Stand With RedFawn

Previous Update August 6th, 2018

After short stays at Stutsman County Correctional Center (Jamestown ND) and the Federal Transfer Center in Oklahoma City, Red Fawn has arrived at FMC Carswell, in Fort Worth, Texas. This is apparently where she will be incarcerated, at least for a while.

Red Fawn, ever strong and courageous, has assured those she’s spoken with that she is doing ok despite all the ordeals facing her.

We know you love Red Fawn and want to support her in any way you can. In the near future we’ll provide more information on different ways you can do this while she’s at FMC Carswell.

Meanwhile, remember that Red Fawn always asks you to send up your prayers. And also remember that your greetings–reminding her that you love her and are thinking of her–are what will encourage and sustain her, both now and throughout her incarceration.
In solidarity,

The Standing With Red Fawn Support Committee

“I stand in peace in prayer and in solidarity with our relatives through every struggle. Remember the strength and the lives of our ancestors, they suffered way more for the right to pray to speak our languages and to simply eat and sustain our lives as well as their families lives.

In the spirit on Tasunke Witko , Protect All Things Sacred… Never Give Up, My Strong Heart Relatives…

One heart One mind One prayer… Mni Wiconi…. Love and strength…. From Cante Waste Wi – Good Heart Woman Oglala Lakota Protector… Lilililililili”

Red Fawn, in a letter to the 17th Session of the United Nations Permanent Forum on Indigenous Issues (UNPFII)

Red Fawn with the Rev. Jesse Jackson at Oceti Sakowin Camp, 2016
Red Fawn with the Rev. Jesse Jackson at Oceti Sakowin Camp, 2016

Growing up in Colorado and Pine Ridge, South Dakota, Red Fawn was raised in traditional Lakota ways, grounded with love and a deep connection to the earth and all things sacred. Her mother, Troy Lynn Yellow Wood, taught her the importance of fighting for social and environmental justice, and standing up for her people. Red Fawn is a loving daughter, auntie, niece and friend. While at Standing Rock, she served as a trained medic, continually rescuing and caring for her fellow Water Protectors. She also earned the deep love and respect of the Indigenous youth in the camps, who looked up to her as an example and mentor.

Red Fawn wearing Water Protector skirt at a rally at North Dakota State Capitol in Bismarck, 2016.
Red Fawn wearing Water Protector skirt at a rally at North Dakota State Capitol in Bismarck, 2016.

When the Dakota Access Pipeline (DAPL), owned by Energy Transfer Partners (ETP), occupied 1851 Fort Laramie treaty territory of the Oceti Sakowin (Seven Sacred Council Fires of the Great Sioux Nation) in order to put a crude oil pipeline under the Mni Sose (Missouri River), Red Fawn was quick to respond. She joined other Lakota people who were gathering together to assert their treaty rights and protect the source of precious drinking water for themselves and for 16 million people downstream. Standing with her for the rights of Indigenous people and our Mother Earth at Standing Rock were many thousands of people from around the world, including representatives of over 300 sovereign Indigenous nations.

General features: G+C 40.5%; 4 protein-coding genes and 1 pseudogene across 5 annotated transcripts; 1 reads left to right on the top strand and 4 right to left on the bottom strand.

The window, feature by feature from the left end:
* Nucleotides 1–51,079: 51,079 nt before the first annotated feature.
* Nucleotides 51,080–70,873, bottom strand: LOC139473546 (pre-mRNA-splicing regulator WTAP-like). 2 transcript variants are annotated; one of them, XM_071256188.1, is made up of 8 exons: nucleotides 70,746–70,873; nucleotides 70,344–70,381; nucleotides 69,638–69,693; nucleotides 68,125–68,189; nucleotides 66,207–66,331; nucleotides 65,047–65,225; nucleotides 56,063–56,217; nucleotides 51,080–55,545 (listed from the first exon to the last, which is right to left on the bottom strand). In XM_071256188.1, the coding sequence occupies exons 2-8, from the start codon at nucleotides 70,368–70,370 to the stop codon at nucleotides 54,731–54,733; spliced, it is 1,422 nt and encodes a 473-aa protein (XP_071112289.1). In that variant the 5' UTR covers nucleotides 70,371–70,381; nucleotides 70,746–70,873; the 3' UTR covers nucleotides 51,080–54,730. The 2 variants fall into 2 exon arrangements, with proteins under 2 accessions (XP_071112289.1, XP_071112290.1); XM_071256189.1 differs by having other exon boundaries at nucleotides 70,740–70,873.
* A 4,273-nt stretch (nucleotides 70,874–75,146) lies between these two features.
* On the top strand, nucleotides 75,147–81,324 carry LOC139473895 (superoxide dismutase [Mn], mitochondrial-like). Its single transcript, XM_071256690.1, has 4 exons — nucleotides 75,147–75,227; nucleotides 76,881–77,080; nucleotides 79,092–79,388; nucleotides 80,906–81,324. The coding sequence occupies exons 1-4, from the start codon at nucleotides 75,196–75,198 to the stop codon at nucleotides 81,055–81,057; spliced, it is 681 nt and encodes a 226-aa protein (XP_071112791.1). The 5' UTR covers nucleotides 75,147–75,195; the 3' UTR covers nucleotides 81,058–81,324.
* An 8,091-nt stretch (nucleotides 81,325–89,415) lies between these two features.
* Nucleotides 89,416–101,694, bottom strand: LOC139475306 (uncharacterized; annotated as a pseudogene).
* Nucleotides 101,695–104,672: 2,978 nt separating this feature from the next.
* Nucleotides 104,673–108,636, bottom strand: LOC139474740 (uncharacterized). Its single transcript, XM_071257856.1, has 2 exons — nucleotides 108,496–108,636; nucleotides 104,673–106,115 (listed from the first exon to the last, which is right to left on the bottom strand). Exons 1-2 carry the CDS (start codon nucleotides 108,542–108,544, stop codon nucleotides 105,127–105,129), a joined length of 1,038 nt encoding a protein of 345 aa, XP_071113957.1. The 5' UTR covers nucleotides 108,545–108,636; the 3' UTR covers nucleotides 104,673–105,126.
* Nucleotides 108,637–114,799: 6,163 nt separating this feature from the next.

Red Fawn was one of over 140 Water Protectors arrested at Standing Rock on Oct 27, 2016, while peacefully exercising their first amendment right to oppose construction of the Dakota Access Pipeline (DAPL) on treaty-protected land. But she was one of only a handful of people who received serious federal charges.

Bystander and drone videos of her arrest show a Pennington County Sheriff’s Deputy, Thadius Schmit, singling her out from among a crowd of protesters, tackling her from behind, and taking her down to the ground, followed by at least eight other heavily armed law enforcement officials piling on top of her. Shots erupted from the melee, and Red Fawn was arrested and charged by North Dakota with attempted murder of police officers. Those charges were later dropped and replaced with federal charges, including civil disorder, discharge of a weapon in relation to a felony crime of violence, and possession of a firearm and ammunition by a convicted felon. In the arrest affidavit, Schmit said he arrested Red Fawn for “being an instigator and acting disorderly” and in a hearing described this behavior as shouting “water is life and you’re killing Mother Earth and stuff of that nature.”

As reported by the publications the Intercept and the High Plains Reader, leaked documents have revealed that Red Fawn had been targeted for surveillance and possible arrest by a sprawling intelligence operation that included ETP, TigerSwan and other private mercenary firms hired by them, the FBI, and various levels of law enforcement–all conspiring to discredit and derail the growing resistance to the pipeline. 

Leaked documents also revealed that the gun Red Fawn was accused of firing belonged to Heath Harmon, an FBI informant who had infiltrated her camp and managed to become her romantic partner–and who had been with her throughout the day she was arrested.

A recent Intercept article helps explain the factors which convinced Red Fawn to take the plea. Based on several pretrial motions denied by the judge who would have tried the case, Red Fawn and her attorneys became convinced her case would not be fairly presented at trial. Among these rulings: they could not argue that the law enforcement operation on Standing Rock land was illegal based on treaty rights. The government did not have to turn over information about Harmon or other covert operatives involved in the case. Nor did they have to address the legality of law enforcement’s close collaboration with TigerSwan, a private security firm hired to protect the pipeline.

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